For several decades now the leaders in our state legislature, overwhelmingly Democratic as is party enrollment throughout the state, not only refuse to adopt agendas approved by convention delegates but subvert convention procedures for selecting candidates for statewide offices. Democratic State Committee officials have been complicit in these moves to short circuit the will of the grassroots.
Democrats in other states may experience power struggles in a different context but with the same results. In my state, delegates are elected in February at city and town caucuses to attend a Nominating Convention that takes place in June. Candidates for statewide offices have a qualifying hurdle: each must get votes from at least 15% of the delegates in attendance in order to win a place on the ballot in the September primary. The intent is not only to narrow the field, but also to weed out weak candidates so that the winner will go into the November general election with solid support. Of less significance is that the convention endorses the candidate that achieves 50% or more of the vote.
But Party leaders are not satisfied with this democratic process. The old maxim that says any Democrat is better than a Republican no longer holds. For them, the Party nominee for governor cannot be just "any Democrat," but must be a candidate they prefer.
Legislative leaders want a governor who will play ball with them and not put forward his or her own agenda or, heaven forbid, that of the Party's. In 2002 as well as this past June candidates for governor have come to the Convention who have not come up through the ranks and have never held elective office. More threatening, perhaps, than their lack of a record that would reveal their inclinations to make deals is their star power that has come from their having served the country at the federal level.
At both conventions, the cabal worked behind the scenes to make a deal on behalf of a weak candidate who came to the Convention with no chance of meeting the 15% requirement and, consequently, should have been denied a spot on the primary ballot. Their usefulness to the cabal was, and is, in their ability to siphon votes from the star. This strategy worked beautifully when one of the preferred candidates, a woman, won the primary in 2002. However, she lost the general election because she was unable to sufficiently distinguish herself from the Republican nominee.
The lesson in this is that there is a new maxim: if Democratic legislative leaders cannot have a Democrat in the executive office who will play ball with them, i.e., let them run things, then they would rather retain their power by having a Republican in office.
In the 2004 presidential election we saw sharp elbows applied at the national level for the same purpose. After Al Gore endorsed Howard Dean in December of 2003 powerbrokers feared that Dean was on his way to winning Iowa and probably the nomination. Dean had raised a phenomenal amount of money over the Internet in thousands of small donations, giving him independence from "Big Money." He persisted in telling his audiences, " You have the power!" A frightening message in the minds of Washington insiders. Subsequently, it should not have been a shock that the presidential candidates who conspired to take Dean down were the four from inside the Beltway. And with the help of the mainstream media who were as afraid of Dean's meteoric rise as the candidates, they did.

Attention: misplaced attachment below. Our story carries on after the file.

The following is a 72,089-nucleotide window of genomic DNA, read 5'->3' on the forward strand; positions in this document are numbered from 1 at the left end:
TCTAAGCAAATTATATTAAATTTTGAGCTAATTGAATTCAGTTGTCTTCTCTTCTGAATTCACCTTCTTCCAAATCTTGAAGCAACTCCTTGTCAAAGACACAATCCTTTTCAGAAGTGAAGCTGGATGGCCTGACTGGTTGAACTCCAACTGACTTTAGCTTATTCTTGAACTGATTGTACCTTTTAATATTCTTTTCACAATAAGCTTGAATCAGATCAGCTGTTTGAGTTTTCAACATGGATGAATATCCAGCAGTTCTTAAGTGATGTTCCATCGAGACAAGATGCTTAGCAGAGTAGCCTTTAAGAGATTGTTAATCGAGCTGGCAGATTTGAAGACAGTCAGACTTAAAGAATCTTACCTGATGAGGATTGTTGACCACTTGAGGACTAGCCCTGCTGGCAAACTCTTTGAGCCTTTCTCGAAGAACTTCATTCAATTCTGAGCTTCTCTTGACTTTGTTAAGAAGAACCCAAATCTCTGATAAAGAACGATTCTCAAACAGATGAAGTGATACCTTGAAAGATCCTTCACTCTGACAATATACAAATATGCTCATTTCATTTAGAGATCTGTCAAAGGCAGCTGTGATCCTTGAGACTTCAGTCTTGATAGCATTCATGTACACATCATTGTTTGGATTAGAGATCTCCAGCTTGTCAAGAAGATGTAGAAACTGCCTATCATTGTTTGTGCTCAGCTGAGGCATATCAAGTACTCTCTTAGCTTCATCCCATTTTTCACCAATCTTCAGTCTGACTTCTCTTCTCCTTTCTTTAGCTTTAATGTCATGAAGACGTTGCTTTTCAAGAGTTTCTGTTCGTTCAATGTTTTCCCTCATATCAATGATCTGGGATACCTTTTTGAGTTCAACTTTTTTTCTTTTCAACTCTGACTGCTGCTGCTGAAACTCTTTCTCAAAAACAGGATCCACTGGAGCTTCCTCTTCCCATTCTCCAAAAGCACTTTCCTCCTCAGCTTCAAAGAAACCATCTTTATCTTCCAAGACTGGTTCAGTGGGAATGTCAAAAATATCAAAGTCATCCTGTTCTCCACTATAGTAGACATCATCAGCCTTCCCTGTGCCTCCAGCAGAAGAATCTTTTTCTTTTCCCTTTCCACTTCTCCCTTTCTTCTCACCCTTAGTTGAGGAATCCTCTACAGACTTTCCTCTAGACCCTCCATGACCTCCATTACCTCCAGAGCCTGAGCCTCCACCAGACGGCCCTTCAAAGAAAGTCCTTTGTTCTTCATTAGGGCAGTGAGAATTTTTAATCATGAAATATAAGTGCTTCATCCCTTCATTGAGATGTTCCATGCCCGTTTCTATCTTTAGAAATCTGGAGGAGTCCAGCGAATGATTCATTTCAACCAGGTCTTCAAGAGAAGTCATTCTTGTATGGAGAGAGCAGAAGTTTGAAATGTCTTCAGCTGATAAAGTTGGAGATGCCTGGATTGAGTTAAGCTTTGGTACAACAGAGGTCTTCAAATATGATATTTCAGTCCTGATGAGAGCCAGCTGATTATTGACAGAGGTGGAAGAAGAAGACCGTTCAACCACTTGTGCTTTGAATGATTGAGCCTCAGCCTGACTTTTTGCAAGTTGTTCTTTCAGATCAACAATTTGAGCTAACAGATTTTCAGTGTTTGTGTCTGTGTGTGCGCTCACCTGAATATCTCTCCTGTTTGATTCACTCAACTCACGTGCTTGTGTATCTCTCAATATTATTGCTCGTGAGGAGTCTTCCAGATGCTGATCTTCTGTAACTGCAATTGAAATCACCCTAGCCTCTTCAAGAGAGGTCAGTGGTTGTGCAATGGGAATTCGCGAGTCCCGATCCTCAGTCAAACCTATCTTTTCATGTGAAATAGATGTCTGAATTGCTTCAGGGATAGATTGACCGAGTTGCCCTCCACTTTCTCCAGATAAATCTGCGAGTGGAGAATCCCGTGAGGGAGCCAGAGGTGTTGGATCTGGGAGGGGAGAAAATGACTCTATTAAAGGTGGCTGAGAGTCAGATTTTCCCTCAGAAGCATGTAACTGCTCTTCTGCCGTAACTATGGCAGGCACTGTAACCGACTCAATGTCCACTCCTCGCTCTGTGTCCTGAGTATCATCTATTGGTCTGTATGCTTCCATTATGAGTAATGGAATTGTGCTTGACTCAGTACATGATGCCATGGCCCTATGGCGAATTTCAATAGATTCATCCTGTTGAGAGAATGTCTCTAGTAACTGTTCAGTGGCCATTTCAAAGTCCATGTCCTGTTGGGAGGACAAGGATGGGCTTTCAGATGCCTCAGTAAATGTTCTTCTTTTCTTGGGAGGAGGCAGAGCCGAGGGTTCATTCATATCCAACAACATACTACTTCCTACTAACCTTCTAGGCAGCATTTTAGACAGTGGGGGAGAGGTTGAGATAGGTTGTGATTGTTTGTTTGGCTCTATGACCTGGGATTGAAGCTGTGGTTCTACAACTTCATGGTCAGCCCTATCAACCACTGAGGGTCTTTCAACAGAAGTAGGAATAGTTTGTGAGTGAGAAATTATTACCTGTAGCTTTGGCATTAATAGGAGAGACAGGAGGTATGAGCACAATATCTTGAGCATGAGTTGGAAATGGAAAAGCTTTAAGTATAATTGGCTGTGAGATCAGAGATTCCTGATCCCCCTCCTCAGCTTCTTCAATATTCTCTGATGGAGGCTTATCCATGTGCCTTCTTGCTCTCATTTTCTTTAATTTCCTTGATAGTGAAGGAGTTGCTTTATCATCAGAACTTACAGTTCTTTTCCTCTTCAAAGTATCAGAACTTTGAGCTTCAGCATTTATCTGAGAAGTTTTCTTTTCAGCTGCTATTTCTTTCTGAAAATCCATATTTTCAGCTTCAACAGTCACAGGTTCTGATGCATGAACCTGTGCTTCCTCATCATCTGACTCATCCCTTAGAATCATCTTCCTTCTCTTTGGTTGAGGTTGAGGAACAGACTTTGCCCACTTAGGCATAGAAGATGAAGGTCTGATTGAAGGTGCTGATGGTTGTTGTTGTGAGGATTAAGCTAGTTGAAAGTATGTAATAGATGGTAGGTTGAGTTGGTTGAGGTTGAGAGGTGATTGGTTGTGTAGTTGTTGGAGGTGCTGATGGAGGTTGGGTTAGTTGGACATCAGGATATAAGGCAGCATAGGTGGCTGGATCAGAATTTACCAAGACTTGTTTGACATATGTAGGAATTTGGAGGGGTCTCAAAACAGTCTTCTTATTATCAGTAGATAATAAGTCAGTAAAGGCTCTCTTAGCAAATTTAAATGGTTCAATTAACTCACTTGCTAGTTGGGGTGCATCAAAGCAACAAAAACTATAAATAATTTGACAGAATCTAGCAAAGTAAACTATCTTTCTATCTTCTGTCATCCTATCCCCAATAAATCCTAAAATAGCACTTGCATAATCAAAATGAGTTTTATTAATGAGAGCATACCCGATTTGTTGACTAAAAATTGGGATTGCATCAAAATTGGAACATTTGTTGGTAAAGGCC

Later, the fear that Dean might provide leadership for the Party re-emerged when Dean was about to be chosen as the Party's new chair. Wanting to assure themselves that Dean would follow in the footsteps of Terry McAuliffe, the former chair, by confining his activities to raising money, congressional leaders sent Dean a message. Nancy Pelosi, the minority leader in the House of Representatives, saw fit to tell the press, " I think that Governor Dean would take his lead from us." Senator Harry Reid's comment was along the same lines, "The Democratic chairman has a constituency of 447 people. Our constituency is much larger than that."
In other words, a political agenda is not to emanate from Party headquarters but to be determined on Capitol Hill where legislative leaders will decide amongst themselves what they will do for those big campaign donors and their lobbyists and what, if anything, they will do for their constituents. Forget about platforms fashioned by state or national convention delegates. Party leaders routinely dump them in the trash as soon as they have been approved.
Democratic Congressional Campaign Committees are yet another way that the legislative leaders have usurped the power of the Party. These committees do their own fundraising and contribute to candidates of their choosing, cementing allegiance to congressional leadership rather than to the Party - that is, to us.
There is no "bottom up" mechanism by which we at the grass roots can impose our collective will. Obviously, this state of affairs have left Democrats in state legislatures and in Congress vulnerable to corporate interests since they no longer need to answer to us. Our Party activity is now confined to door-to-door canvassing and getting out the vote. We are left with a label without "care instructions" printed on it and, consequently, can be used by any individual who wants to run for office.
The problem that we grassroots Democrats face, then, is not that our party is indistinguishable from the Republican Party. The problem for us is that we no longer have a party. Question: What do we intend to do about it?